Singing the Herons

Elizabeth was dying, and Mom said they had to sing the herons to take away her soul.

Greg thought this was idiotic. Not the dying part. He wasn’t sure how he felt about that. He didn’t even like Elizabeth much, even if she was his sister. She was annoying, and whiny, and had always gotten into his stuff, breaking it. And she was the absolute worst tattletale ever. Besides being stupid and believing in absolutely everything. It was worse now that she was sick. It was all great in the movies and stuff when kids died. They made it seem all moving and touching and shit, but in real life all it meant was Elizabeth lying there not doing anything and Mom crying and Dad saying he couldn’t deal with this shit and taking off to the other side of the city in another apartment which Mom said made it even harder to deal with the bills. They’d gotten a free little trip to Disney out of it and someone had brought cookies but otherwise it sucked. And Elizabeth hadn’t been like one of those kids in the movies, either, all nice about it. She was mean, and she threw things, and she told lies about Greg, and Mom and Dad believed her because she was sick and dying.

That’s when he’d started saying shit all the time, even if his mother hated it.

No, the dying part wasn’t idiotic. Even less now that Elizabeth couldn’t throw anything.

But the herons.

He’d never heard of singing to herons. Neither had anyone at school when he asked, really cautiously. He’d found a bit on Egyptians and ibises, but nothing about singing to them. Anyway, his mom had said herons.

“This week,” she said, staring at the wall. It was creepy, really creepy, the way she went between not looking at Greg at all, and then staring at Greg intensely. Almost as creepy as the way she kept tapping her fingers against the table, the wall, the chair, the couch, every place she sat. Or the way she was planting flowers and plants in the yard for Elizabeth to dance on, later. Greg wasn’t sure about his sister dying and all, but he totally knew he didn’t want her ghost dancing in the yard. Javier told him that was just shit too, but it still made him shiver when he looked at the bougainvilleas. The school counselor they’d made him talk to said that sometimes parents would do things like this. Greg just had to be patient.

Greg was sick of being patient.

“Why this week?”

“Because,” she said, still not looking at him. “Because.”

Shit. Absolute shit.

And so they sang the herons, standing on the shores of the lake, and singing as the herons flew by.

Rock songs, soft songs, folk songs, old songs, new songs, because his mother didn’t know what the herons would like. Her brown eyes glowed with a strange green light. Once he thought he saw reflections of little birds in them, which was also stupid. He was so hungry. The wind stole his mother’s thready voice. His own voice was a bit louder, but never quite on pitch.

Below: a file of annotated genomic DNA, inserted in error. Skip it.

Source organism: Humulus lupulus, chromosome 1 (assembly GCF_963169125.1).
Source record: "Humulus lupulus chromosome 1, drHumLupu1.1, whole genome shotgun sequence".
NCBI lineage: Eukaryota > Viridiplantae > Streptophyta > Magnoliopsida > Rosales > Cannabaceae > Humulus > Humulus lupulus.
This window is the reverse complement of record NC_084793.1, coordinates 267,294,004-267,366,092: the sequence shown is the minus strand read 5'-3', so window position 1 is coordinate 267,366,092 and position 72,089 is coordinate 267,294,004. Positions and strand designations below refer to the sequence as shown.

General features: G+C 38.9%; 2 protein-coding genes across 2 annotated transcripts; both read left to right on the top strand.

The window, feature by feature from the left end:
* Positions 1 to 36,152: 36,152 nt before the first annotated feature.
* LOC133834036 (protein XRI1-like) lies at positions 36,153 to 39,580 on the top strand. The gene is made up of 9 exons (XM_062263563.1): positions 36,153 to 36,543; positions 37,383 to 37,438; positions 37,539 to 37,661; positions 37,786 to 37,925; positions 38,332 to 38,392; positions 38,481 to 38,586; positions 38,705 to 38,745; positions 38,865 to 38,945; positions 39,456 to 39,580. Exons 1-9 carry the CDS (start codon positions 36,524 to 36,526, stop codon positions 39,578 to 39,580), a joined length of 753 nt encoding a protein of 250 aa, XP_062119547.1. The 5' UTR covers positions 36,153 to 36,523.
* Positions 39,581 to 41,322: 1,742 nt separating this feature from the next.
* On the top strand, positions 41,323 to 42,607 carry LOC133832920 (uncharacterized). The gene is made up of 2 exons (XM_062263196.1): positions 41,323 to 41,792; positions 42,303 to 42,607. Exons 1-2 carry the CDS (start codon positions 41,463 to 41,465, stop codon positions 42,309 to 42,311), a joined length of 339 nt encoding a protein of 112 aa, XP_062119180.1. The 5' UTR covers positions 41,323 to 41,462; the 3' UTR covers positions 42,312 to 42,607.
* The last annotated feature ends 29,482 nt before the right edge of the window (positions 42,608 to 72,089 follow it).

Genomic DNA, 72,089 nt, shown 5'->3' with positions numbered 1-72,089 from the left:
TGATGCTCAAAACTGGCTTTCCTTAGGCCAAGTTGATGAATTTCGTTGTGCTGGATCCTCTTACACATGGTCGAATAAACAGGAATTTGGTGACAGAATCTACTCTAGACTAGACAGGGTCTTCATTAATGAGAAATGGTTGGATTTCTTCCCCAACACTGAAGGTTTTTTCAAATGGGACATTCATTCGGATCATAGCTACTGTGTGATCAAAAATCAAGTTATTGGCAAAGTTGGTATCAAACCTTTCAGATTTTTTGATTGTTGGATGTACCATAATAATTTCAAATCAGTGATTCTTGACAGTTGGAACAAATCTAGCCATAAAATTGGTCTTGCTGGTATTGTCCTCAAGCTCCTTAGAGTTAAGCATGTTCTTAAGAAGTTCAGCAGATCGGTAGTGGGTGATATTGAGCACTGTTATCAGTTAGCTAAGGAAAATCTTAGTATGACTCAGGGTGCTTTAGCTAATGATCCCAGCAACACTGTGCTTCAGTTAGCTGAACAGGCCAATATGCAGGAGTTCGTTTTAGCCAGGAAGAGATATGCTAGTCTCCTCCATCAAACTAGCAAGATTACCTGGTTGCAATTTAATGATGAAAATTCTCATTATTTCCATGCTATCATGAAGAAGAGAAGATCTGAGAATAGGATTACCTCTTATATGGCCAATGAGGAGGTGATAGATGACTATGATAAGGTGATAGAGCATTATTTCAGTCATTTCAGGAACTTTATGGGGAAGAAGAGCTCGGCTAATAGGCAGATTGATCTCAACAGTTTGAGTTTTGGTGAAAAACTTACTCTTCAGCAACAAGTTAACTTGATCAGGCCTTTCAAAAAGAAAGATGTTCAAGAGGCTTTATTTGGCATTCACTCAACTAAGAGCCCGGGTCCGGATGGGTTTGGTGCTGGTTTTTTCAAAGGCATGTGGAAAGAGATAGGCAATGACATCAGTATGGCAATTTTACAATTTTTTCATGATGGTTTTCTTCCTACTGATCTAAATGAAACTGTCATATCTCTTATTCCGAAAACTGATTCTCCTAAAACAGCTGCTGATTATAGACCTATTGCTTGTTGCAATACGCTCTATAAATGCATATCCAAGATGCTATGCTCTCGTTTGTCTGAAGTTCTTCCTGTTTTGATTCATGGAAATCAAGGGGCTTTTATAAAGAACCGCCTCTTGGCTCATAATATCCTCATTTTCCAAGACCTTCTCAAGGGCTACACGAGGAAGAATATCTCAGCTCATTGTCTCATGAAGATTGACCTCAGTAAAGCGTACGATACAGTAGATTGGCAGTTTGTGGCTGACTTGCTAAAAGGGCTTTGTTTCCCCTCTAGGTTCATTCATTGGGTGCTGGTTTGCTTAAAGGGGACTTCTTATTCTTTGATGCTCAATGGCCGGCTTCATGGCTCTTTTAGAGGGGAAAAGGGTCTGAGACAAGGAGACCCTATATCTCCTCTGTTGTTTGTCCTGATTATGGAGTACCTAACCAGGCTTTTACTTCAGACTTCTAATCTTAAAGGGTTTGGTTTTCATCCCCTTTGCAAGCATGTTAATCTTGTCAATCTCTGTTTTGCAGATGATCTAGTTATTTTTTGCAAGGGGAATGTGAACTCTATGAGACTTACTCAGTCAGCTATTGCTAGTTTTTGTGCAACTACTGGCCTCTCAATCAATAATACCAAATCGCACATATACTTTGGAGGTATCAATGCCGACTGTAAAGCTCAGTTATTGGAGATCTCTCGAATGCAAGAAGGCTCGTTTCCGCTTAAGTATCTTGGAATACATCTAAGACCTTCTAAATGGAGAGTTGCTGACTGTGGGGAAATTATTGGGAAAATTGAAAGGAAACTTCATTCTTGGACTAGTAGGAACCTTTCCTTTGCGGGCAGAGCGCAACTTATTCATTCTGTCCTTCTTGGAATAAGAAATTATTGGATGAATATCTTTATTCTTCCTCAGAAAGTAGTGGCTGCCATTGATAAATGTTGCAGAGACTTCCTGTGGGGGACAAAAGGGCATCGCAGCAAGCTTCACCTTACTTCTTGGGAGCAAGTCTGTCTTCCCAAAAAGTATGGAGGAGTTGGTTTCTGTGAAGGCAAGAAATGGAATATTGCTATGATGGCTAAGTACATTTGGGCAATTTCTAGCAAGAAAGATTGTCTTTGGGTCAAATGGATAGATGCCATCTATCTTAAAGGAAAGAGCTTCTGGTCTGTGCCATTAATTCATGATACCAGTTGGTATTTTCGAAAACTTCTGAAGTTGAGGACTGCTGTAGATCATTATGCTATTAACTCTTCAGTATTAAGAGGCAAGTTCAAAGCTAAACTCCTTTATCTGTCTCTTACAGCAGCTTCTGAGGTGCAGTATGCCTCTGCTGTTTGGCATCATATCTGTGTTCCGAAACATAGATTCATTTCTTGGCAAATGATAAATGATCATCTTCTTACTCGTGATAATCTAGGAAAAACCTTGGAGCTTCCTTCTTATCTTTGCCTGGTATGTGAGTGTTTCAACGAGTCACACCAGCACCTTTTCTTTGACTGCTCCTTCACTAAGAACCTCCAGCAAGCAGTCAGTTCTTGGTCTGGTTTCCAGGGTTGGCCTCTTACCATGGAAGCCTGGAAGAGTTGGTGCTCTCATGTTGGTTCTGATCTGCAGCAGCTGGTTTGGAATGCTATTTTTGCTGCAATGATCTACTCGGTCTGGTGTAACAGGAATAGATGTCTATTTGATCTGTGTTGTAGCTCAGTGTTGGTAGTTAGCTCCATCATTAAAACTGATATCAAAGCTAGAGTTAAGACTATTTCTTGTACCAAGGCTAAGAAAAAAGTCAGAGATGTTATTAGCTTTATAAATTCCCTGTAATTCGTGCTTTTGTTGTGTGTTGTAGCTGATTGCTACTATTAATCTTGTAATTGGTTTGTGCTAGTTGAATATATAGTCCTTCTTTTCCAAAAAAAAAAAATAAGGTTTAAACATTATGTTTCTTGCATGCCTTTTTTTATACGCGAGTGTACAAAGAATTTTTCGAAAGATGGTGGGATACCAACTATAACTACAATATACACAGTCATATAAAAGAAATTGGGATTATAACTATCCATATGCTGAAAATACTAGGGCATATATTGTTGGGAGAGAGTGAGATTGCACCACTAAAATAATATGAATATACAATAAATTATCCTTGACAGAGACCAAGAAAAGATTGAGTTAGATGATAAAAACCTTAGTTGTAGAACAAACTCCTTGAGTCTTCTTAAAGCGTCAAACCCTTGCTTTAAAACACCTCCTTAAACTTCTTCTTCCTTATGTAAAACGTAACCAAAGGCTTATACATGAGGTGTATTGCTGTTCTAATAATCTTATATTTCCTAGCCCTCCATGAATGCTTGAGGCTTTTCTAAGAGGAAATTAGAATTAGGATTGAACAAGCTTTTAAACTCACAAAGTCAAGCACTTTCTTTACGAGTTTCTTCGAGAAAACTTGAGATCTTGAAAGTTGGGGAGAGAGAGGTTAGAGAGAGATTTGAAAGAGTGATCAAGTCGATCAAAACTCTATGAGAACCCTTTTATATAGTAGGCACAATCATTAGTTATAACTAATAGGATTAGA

That night, Greg dreamed of herons, tall skinny grey birds with ragged feathers. One of the herons extended a foot, and he reached out and seized its wing. And then he was on the bird, flying—but under the water—five more great blue herons swimming beside and below him. He looked up, to see fish flying in the air above the water, to see Elizabeth, her arms and legs spread out on the shimmering surface, between the air and water and swimming birds and flying fish. He thought she might be singing.

He woke and went to the window.

His mother knelt by the bougainvilleas, head in her hands, not singing. Seven great grey herons stood beside her, wings outstretched. They were even larger than any of the herons he’d seen before.

It was shit, he knew, pure shit, totally bogus, but he almost thought he could see some sort of glow hovering above the herons, changing their feathers from dull grey to brilliant blue. The light shifted, a little, the way candlelight moved on the old table of polished wood that they used to play games on, back before Elizabeth got sick, pulsing and dancing all at once. It was stupid, stupid, and the only reason he was seeing any light there at all was because he was crying. Which was even stupider than everything else, totally shit, but what else was he going to do, other than start singing again.

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Mari Ness  Mari Ness's website lives near a large, alligator infested lake in Central Florida, which she claims has a tendency to eat her words. Her work has previously appeared in numerous online and print venues, including Fantasy and Polu Texni. She keeps a disorganized blog at mariness.livejournal.com, and lives under the delusion that she may, one day, convince her two cats that her laptop is not a cat bed.

Other works by Mari Ness